What is PEP?
PEP (Post-exposure prophylaxis) is taking medicines that work against Human Immunodeficiency Virus (HIV) after being exposed to HIV in a way that might cause infection. If you have a significant exposure to HIV, the sooner you can start PEP, the better! So you should contact a healthcare provider as soon as possible after being exposed to find out if PEP is right for you.Who should take PEP?
PEP should be used by anyone who may have been exposed to HIV very recently during a single event. Health care workers recently exposed to blood or body fluids of a patient who is infected with HIV and people who may have been exposed to HIV during a single event unrelated to work (such as unprotected sex, needle-sharing injection drug use, or sexual assault) should consider taking PEP. It is not the right choice for people who may be exposed to HIV frequently. People who may be exposed several times to HIV should talk to their healthcare provider about PrEP (pre-exposure prophylaxis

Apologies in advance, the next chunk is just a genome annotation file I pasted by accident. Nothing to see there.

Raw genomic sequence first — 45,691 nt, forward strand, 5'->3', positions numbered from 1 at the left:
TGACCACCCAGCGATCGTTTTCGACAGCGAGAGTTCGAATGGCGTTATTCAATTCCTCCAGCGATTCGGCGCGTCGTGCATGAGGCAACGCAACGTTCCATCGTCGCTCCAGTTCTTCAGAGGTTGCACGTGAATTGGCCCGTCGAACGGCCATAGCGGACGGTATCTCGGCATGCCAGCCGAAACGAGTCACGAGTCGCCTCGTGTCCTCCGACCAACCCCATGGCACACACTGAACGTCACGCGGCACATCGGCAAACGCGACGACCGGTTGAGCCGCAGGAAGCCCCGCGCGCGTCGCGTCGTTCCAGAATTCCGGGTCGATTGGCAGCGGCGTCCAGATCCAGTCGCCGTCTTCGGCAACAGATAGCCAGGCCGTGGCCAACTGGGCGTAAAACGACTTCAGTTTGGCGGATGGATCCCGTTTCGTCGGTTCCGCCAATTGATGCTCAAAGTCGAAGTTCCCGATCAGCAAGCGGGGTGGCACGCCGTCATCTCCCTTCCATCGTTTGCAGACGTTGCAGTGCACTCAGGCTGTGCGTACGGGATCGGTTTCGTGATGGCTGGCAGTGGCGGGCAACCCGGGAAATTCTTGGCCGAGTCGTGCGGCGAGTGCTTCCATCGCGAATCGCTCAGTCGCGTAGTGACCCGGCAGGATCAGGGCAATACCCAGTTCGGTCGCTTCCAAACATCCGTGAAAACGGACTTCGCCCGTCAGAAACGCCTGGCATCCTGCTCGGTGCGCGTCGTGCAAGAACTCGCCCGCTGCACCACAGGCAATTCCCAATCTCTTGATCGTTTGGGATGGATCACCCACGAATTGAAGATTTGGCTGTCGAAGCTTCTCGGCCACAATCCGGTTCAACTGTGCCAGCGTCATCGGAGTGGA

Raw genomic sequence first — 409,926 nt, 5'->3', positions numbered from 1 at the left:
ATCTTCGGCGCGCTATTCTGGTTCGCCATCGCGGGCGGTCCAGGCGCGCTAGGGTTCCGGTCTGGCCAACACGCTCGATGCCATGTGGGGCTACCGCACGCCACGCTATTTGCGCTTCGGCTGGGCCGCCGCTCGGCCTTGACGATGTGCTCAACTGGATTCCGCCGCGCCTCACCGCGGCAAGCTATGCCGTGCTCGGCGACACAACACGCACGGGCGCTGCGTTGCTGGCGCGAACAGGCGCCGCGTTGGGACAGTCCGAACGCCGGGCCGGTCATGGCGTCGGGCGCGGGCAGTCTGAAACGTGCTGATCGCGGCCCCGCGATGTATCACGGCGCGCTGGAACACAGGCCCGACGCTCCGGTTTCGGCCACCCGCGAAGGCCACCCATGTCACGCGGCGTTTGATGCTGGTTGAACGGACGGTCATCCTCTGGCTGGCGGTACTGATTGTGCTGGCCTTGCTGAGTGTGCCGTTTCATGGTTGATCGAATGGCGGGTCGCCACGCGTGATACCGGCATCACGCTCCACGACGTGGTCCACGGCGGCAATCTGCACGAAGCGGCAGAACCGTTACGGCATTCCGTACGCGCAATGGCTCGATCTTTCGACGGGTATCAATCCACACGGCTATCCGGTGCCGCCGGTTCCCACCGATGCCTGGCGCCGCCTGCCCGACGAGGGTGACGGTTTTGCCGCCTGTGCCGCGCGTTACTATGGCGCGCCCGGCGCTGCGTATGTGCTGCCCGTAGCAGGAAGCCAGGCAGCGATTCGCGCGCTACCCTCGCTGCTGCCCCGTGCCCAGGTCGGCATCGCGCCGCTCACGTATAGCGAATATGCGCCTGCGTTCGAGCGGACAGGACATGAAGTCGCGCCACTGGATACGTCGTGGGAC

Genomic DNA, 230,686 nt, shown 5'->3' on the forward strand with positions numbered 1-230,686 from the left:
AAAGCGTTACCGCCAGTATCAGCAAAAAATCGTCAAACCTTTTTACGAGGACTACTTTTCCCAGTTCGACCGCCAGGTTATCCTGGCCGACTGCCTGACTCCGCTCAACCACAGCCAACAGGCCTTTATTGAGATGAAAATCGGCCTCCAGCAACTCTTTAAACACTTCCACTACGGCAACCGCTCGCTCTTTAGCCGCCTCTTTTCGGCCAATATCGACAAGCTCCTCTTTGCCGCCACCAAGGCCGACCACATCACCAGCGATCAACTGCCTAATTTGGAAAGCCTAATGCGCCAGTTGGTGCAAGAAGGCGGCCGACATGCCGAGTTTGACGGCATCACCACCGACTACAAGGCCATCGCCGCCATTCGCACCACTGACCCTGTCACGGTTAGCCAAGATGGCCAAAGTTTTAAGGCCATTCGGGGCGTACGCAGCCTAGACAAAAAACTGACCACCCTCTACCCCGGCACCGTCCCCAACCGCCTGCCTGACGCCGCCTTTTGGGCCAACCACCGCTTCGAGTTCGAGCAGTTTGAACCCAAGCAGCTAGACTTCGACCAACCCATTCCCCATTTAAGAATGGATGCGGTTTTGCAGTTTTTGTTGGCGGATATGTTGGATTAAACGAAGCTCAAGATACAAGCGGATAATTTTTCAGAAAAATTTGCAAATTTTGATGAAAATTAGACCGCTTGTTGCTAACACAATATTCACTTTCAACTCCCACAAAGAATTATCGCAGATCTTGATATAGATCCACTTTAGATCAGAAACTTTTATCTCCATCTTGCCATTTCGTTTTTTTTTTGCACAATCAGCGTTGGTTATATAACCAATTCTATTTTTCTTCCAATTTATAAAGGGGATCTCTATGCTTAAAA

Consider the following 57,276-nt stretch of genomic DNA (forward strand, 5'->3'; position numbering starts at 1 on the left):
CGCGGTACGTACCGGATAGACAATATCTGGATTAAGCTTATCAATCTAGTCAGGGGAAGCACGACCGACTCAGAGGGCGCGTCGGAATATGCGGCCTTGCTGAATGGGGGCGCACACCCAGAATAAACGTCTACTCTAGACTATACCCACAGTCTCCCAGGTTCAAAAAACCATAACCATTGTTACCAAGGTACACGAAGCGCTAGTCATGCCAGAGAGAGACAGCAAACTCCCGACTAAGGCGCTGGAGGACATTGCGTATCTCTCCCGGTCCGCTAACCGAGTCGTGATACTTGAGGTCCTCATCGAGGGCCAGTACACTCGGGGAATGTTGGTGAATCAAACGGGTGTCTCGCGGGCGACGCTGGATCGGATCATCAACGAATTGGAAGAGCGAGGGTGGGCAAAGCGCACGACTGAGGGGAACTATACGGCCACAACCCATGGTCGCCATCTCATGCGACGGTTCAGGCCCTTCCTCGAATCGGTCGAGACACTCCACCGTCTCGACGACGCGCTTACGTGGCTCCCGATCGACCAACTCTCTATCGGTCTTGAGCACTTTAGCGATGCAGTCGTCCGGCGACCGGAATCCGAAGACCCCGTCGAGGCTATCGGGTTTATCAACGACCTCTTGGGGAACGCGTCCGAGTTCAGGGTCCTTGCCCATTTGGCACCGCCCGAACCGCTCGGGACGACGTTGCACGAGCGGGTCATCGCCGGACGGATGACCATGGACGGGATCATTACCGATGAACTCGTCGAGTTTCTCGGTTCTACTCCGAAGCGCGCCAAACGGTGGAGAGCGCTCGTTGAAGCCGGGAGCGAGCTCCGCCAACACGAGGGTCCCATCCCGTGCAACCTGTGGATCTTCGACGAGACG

).Can anyone use PEP?
PEP should only be used in situations right after a potential HIV exposure. PEP does not replace regular use of other proven HIV prevention methods, such as PrEP, correct and consistent condom use, or use of sterile injection equipment. If you are given PEP, you will be asked to return for HIV testing at 4 to 6 weeks, 3 months, and 6 months after the potential exposure to HIV. Because PEP is not always effective, continue to use condoms with sex partners while taking PEP. Never share injection equipment with others.Does PEP have any side effects?
PEP is safe but it may cause nausea and other side effects such as diarrhea and headaches in some people. Where can I get PEP?
Your primary care provider, emergency rooms, or urgent care clinics may be able to provide PEP. Remember, if you have been significantly exposed to HIV, get medical follow-up right away. If you do not have a healthcare provider, contact the Mayor's Health Line at 617-534-5050 for help in finding care in Boston.